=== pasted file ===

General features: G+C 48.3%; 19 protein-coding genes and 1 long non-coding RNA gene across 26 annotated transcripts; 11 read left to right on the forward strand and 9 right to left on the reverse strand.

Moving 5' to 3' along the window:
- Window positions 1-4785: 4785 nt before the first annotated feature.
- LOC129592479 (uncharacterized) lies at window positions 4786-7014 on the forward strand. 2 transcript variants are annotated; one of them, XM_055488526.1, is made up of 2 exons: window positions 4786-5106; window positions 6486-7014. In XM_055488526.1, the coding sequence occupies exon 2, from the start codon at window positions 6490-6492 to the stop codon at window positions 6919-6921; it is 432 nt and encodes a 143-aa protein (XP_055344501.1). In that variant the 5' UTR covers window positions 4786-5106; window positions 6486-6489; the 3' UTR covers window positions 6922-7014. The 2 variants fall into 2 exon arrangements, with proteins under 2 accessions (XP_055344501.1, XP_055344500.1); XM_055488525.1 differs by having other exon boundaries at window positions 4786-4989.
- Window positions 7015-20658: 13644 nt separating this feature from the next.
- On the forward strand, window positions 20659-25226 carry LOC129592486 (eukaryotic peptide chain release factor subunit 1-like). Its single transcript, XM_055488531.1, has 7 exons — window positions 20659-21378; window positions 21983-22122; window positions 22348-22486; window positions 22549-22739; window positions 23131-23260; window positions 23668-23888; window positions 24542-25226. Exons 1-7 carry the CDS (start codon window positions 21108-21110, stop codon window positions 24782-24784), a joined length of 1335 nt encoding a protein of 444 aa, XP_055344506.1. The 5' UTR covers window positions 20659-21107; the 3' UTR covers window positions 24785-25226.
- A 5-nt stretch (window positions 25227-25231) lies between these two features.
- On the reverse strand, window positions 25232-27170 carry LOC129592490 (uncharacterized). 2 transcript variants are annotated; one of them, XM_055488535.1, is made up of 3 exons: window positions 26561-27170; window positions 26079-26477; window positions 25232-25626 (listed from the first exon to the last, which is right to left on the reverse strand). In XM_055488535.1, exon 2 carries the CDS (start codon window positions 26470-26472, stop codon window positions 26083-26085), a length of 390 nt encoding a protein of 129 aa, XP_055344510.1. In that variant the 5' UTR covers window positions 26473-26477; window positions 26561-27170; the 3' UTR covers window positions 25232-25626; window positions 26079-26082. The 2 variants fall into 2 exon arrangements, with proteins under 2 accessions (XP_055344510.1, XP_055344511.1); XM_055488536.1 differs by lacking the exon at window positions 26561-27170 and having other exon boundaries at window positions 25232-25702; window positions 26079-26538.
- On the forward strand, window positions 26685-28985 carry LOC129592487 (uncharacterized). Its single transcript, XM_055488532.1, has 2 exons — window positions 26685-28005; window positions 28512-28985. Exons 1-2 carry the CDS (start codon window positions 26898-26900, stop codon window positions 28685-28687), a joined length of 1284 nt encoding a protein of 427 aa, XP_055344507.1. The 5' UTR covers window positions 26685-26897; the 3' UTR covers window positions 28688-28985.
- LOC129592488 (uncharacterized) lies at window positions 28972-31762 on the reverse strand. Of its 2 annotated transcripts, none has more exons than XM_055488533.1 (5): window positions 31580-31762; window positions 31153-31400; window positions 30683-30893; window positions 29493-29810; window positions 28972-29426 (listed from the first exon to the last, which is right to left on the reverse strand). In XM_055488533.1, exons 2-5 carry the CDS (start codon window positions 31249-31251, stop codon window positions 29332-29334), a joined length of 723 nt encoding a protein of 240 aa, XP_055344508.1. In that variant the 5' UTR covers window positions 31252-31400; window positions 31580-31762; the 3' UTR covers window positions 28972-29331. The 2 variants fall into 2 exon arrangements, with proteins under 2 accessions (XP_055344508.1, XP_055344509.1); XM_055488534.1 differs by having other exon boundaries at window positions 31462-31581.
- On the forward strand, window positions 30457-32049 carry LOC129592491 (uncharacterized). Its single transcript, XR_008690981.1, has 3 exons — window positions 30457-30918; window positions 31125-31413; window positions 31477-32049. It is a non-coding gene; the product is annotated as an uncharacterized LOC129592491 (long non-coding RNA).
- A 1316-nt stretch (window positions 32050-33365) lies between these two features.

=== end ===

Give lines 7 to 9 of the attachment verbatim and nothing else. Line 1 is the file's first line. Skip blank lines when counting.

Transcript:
- A 5-nt stretch (window positions 25227-25231) lies between these two features.
- On the reverse strand, window positions 25232-27170 carry LOC129592490 (uncharacterized). 2 transcript variants are annotated; one of them, XM_055488535.1, is made up of 3 exons: window positions 26561-27170; window positions 26079-26477; window positions 25232-25626 (listed from the first exon to the last, which is right to left on the reverse strand). In XM_055488535.1, exon 2 carries the CDS (start codon window positions 26470-26472, stop codon window positions 26083-26085), a length of 390 nt encoding a protein of 129 aa, XP_055344510.1. In that variant the 5' UTR covers window positions 26473-26477; window positions 26561-27170; the 3' UTR covers window positions 25232-25626; window positions 26079-26082. The 2 variants fall into 2 exon arrangements, with proteins under 2 accessions (XP_055344510.1, XP_055344511.1); XM_055488536.1 differs by lacking the exon at window positions 26561-27170 and having other exon boundaries at window positions 25232-25702; window positions 26079-26538.
- On the forward strand, window positions 26685-28985 carry LOC129592487 (uncharacterized). Its single transcript, XM_055488532.1, has 2 exons — window positions 26685-28005; window positions 28512-28985. Exons 1-2 carry the CDS (start codon window positions 26898-26900, stop codon window positions 28685-28687), a joined length of 1284 nt encoding a protein of 427 aa, XP_055344507.1. The 5' UTR covers window positions 26685-26897; the 3' UTR covers window positions 28688-28985.